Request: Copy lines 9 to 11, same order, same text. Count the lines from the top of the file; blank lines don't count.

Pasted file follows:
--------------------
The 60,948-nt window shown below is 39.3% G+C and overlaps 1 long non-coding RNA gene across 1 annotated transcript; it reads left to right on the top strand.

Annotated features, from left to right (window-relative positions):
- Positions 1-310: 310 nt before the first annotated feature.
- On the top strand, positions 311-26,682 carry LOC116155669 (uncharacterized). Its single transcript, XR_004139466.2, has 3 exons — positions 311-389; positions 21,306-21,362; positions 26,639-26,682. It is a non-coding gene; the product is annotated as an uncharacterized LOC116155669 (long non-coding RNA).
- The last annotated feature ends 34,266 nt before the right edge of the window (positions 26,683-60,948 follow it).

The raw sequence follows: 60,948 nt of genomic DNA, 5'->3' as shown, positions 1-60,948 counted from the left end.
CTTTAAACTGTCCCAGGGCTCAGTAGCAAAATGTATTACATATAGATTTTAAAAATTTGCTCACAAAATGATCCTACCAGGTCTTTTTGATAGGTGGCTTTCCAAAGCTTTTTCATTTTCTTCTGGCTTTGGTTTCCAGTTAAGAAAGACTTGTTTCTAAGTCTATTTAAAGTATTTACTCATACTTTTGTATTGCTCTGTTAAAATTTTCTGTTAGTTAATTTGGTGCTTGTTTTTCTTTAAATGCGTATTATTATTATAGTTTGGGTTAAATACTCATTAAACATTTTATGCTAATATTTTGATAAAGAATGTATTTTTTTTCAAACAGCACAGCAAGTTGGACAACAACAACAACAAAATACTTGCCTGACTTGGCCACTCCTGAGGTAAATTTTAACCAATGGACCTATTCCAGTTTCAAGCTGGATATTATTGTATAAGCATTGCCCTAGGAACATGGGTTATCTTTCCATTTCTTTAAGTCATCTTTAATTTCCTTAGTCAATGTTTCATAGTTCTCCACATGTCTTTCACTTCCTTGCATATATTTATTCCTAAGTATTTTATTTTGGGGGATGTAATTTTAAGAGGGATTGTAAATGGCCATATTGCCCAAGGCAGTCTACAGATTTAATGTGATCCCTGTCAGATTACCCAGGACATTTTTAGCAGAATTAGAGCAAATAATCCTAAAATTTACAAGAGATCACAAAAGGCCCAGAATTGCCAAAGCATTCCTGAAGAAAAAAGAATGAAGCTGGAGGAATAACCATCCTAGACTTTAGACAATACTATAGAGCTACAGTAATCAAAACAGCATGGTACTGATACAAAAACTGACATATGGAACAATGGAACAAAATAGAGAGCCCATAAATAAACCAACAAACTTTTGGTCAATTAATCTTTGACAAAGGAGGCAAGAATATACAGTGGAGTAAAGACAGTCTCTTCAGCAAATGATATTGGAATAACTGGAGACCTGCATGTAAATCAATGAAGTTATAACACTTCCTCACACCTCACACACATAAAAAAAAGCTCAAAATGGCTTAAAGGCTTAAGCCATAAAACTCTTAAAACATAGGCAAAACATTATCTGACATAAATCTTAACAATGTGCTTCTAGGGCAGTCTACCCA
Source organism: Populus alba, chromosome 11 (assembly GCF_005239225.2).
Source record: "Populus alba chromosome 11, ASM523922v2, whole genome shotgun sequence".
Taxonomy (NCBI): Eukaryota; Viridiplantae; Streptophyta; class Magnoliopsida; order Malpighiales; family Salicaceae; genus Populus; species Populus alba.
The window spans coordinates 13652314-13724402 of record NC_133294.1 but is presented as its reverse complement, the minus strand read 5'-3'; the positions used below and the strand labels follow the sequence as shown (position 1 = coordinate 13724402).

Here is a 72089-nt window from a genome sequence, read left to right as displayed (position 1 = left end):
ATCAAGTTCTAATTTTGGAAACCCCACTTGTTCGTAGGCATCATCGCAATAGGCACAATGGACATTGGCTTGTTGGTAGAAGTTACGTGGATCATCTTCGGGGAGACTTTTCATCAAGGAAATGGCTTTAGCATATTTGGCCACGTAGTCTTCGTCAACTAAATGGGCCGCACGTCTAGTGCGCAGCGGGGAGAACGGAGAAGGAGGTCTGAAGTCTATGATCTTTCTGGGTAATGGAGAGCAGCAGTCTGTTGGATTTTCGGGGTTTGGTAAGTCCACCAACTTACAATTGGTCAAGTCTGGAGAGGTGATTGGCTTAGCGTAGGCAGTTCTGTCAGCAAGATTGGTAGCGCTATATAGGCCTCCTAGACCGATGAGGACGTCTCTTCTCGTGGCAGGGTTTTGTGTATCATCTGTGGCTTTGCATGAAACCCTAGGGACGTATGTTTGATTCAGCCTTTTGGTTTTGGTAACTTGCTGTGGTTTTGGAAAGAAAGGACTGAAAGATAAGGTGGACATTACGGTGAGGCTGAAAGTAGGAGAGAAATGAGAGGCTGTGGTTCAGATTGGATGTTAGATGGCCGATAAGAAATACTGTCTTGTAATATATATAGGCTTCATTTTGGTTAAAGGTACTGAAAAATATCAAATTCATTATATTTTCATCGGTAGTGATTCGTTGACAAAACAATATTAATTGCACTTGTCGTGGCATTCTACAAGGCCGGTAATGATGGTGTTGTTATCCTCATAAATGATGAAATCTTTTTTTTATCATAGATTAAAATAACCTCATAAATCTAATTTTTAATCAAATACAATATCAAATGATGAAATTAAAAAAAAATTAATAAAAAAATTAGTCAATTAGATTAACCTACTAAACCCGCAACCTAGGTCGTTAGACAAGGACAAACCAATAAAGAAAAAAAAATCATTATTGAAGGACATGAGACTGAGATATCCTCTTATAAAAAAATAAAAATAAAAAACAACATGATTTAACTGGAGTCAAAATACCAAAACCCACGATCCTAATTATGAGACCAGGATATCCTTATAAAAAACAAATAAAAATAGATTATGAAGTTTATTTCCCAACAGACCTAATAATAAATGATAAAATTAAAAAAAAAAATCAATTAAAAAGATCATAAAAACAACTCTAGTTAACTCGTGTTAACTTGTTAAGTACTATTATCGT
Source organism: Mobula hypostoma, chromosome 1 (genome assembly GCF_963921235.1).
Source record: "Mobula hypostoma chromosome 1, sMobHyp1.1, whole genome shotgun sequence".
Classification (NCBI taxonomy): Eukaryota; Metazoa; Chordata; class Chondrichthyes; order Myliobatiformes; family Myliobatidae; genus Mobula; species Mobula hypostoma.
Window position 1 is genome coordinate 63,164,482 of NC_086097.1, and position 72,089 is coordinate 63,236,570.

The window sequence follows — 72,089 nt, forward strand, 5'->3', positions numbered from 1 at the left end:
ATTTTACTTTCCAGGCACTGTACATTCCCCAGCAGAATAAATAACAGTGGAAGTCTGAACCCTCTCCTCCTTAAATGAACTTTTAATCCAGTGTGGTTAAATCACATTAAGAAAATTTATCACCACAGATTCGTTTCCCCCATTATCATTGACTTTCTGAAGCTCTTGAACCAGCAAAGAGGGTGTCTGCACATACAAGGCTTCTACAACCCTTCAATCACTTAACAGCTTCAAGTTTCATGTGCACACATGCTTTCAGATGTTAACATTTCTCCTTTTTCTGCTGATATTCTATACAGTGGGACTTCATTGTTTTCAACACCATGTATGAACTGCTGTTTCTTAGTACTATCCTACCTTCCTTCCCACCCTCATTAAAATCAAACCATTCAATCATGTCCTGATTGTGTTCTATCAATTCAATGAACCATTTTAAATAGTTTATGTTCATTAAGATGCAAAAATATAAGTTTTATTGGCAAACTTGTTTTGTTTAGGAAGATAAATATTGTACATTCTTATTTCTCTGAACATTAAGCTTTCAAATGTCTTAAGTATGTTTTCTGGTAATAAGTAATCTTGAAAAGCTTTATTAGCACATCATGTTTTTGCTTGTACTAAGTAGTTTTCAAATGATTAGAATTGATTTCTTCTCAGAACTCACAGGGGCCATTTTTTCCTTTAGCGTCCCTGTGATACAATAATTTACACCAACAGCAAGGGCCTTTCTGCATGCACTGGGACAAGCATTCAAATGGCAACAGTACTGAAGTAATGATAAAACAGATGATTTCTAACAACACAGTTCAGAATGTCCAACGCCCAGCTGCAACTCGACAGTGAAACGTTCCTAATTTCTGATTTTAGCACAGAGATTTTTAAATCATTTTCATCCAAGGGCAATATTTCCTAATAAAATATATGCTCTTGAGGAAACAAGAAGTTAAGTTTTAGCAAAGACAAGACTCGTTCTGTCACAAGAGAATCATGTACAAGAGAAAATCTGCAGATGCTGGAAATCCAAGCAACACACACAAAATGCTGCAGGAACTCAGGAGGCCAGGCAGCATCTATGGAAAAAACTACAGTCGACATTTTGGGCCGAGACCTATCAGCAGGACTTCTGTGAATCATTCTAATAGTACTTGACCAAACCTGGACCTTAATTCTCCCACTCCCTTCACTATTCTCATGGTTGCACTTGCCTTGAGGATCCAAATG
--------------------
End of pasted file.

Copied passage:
Source record: "Populus alba chromosome 11, ASM523922v2, whole genome shotgun sequence".
Taxonomy (NCBI): Eukaryota; Viridiplantae; Streptophyta; class Magnoliopsida; order Malpighiales; family Salicaceae; genus Populus; species Populus alba.
The window spans coordinates 13652314-13724402 of record NC_133294.1 but is presented as its reverse complement, the minus strand read 5'-3'; the positions used below and the strand labels follow the sequence as shown (position 1 = coordinate 13724402).